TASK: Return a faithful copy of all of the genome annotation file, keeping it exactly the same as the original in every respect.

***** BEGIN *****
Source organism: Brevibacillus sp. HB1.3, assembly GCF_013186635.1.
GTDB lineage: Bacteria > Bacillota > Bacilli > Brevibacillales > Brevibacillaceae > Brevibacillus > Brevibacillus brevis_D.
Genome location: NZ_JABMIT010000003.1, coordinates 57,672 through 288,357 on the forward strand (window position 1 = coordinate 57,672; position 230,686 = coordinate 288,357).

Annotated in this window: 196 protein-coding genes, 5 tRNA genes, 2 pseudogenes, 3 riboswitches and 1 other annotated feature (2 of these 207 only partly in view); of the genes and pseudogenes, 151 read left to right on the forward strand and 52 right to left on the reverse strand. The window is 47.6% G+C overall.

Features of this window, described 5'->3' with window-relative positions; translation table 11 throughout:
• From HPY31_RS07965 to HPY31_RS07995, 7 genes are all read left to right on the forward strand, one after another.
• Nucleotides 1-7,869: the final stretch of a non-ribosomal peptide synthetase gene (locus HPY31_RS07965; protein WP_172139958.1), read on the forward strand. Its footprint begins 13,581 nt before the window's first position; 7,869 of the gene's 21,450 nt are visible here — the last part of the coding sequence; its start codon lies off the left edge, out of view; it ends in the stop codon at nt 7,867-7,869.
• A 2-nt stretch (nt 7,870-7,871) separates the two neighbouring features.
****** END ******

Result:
Source organism: Brevibacillus sp. HB1.3, assembly GCF_013186635.1.
GTDB lineage: Bacteria > Bacillota > Bacilli > Brevibacillales > Brevibacillaceae > Brevibacillus > Brevibacillus brevis_D.
Genome location: NZ_JABMIT010000003.1, coordinates 57,672 through 288,357 on the forward strand (window position 1 = coordinate 57,672; position 230,686 = coordinate 288,357).

Annotated in this window: 196 protein-coding genes, 5 tRNA genes, 2 pseudogenes, 3 riboswitches and 1 other annotated feature (2 of these 207 only partly in view); of the genes and pseudogenes, 151 read left to right on the forward strand and 52 right to left on the reverse strand. The window is 47.6% G+C overall.

Features of this window, described 5'->3' with window-relative positions; translation table 11 throughout:
• From HPY31_RS07965 to HPY31_RS07995, 7 genes are all read left to right on the forward strand, one after another.
• Nucleotides 1-7,869: the final stretch of a non-ribosomal peptide synthetase gene (locus HPY31_RS07965; protein WP_172139958.1), read on the forward strand. Its footprint begins 13,581 nt before the window's first position; 7,869 of the gene's 21,450 nt are visible here — the last part of the coding sequence; its start codon lies off the left edge, out of view; it ends in the stop codon at nt 7,867-7,869.
• A 2-nt stretch (nt 7,870-7,871) separates the two neighbouring features.